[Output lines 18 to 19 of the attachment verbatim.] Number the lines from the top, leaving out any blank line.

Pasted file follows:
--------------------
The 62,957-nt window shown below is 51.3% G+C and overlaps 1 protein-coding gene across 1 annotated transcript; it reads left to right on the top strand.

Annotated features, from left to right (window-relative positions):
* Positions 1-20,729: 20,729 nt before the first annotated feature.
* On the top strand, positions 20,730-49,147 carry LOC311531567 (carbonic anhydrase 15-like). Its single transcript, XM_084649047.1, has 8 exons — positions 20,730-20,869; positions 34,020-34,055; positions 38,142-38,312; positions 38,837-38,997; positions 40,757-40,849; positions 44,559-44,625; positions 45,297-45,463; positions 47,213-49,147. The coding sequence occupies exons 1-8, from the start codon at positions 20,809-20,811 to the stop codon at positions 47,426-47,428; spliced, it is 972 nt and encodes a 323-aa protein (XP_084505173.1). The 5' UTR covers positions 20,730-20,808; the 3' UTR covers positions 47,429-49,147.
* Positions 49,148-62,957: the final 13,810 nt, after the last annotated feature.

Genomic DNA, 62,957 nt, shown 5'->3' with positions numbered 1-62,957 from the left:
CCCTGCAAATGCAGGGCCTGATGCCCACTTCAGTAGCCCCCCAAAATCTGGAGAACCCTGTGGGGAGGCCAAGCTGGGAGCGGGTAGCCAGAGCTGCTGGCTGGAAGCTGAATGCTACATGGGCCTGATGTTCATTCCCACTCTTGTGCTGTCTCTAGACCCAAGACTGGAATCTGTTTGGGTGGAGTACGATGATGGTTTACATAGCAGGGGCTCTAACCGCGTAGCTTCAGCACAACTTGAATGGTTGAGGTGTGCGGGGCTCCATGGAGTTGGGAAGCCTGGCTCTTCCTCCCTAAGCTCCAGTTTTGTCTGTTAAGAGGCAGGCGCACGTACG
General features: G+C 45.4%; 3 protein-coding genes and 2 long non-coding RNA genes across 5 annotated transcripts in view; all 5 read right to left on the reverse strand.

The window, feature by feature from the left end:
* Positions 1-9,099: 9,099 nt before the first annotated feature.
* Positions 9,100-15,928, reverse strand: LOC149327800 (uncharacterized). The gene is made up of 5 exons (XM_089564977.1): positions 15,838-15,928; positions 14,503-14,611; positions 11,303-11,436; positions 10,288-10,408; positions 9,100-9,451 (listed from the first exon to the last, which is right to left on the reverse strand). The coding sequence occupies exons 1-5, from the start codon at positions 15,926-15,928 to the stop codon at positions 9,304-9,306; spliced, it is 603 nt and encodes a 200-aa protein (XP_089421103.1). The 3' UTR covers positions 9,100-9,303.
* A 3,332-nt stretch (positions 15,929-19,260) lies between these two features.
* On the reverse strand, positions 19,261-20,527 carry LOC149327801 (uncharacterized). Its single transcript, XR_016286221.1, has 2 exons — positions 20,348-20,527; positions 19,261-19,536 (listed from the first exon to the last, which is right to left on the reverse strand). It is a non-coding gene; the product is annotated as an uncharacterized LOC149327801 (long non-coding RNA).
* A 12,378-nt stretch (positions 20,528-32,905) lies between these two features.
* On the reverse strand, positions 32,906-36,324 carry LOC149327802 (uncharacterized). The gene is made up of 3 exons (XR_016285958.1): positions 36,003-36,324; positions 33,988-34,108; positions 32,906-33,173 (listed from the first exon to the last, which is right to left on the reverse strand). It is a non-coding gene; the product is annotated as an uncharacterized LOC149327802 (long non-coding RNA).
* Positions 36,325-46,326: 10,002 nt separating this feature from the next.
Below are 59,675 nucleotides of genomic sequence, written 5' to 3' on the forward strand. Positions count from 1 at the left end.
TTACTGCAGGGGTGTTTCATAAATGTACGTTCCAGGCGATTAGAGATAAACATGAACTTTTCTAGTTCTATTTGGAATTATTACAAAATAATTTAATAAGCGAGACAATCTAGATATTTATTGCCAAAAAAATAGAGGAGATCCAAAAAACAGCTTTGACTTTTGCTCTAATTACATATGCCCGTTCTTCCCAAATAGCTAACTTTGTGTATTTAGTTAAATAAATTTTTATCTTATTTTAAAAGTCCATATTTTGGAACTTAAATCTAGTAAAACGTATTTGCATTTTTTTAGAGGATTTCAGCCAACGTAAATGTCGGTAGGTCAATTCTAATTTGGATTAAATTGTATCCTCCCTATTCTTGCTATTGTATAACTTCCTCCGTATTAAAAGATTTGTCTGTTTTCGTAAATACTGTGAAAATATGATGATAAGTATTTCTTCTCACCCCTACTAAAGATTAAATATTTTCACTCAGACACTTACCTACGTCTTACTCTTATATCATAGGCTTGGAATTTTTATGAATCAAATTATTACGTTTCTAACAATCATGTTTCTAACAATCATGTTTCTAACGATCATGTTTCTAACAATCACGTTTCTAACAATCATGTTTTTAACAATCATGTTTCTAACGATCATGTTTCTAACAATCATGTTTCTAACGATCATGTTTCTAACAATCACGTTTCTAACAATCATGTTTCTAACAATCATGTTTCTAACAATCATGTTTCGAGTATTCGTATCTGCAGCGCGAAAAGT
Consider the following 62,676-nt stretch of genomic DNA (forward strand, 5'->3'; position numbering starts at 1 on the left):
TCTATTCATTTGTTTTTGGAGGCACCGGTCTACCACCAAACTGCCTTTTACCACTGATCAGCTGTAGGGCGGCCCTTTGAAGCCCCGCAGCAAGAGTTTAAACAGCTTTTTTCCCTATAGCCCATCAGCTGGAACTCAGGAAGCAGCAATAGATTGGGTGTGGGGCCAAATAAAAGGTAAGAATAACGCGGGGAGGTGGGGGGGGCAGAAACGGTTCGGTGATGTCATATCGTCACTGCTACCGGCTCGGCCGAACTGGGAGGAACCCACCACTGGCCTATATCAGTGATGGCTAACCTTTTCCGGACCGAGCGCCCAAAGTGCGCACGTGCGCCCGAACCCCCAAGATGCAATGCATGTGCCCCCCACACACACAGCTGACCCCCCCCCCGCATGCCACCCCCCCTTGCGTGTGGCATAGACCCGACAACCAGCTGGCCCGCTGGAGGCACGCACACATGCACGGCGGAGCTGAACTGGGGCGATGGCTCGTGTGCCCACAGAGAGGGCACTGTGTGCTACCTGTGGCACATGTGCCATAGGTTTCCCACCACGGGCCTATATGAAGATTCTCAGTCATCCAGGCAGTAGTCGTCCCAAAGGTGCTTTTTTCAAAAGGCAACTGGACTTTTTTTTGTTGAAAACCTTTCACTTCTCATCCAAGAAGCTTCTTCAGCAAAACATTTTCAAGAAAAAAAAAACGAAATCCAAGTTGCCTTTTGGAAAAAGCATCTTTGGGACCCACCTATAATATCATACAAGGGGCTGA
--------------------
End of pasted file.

TTACTGCAGGGGTGTTTCATAAATGTACGTTCCAGGCGATTAGAGATAAACATGAACTTTTCTAGTTCTATTTGGAATTATTACAAAATAATTTAATAAGCGAGACAATCTAGATATTTATTGCCAAAAAAATAGAGGAGATCCAAAAAACAGCTTTGACTTTTGCTCTAATTACATATGCCCGTTCTTCCCAAATAGCTAACTTTGTGTATTTAGTTAAATAAATTTTTATCTTATTTTAAAAGTCCATATTTTGGAACTTAAATCTAGTAAAACGTATTTGCATTTTTTTAGAGGATTTCAGCCAACGTAAATGTCGGTAGGTCAATTCTAATTTGGATTAAATTGTATCCTCCCTATTCTTGCTATTGTATAACTTCCTCCGTATTAAAAGATTTGTCTGTTTTCGTAAATACTGTGAAAATATGATGATAAGTATTTCTTCTCACCCCTACTAAAGATTAAATATTTTCACTCAGACACTTACCTACGTCTTACTCTTATATCATAGGCTTGGAATTTTTATGAATCAAATTATTACGTTTCTAACAATCATGTTTCTAACAATCATGTTTCTAACGATCATGTTTCTAACAATCACGTTTCTAACAATCATGTTTTTAACAATCATGTTTCTAACGATCATGTTTCTAACAATCATGTTTCTAACGATCATGTTTCTAACAATCACGTTTCTAACAATCATGTTTCTAACAATCATGTTTCTAACAATCATGTTTCGAGTATTCGTATCTGCAGCGCGAAAAGT
Consider the following 62,676-nt stretch of genomic DNA (forward strand, 5'->3'; position numbering starts at 1 on the left):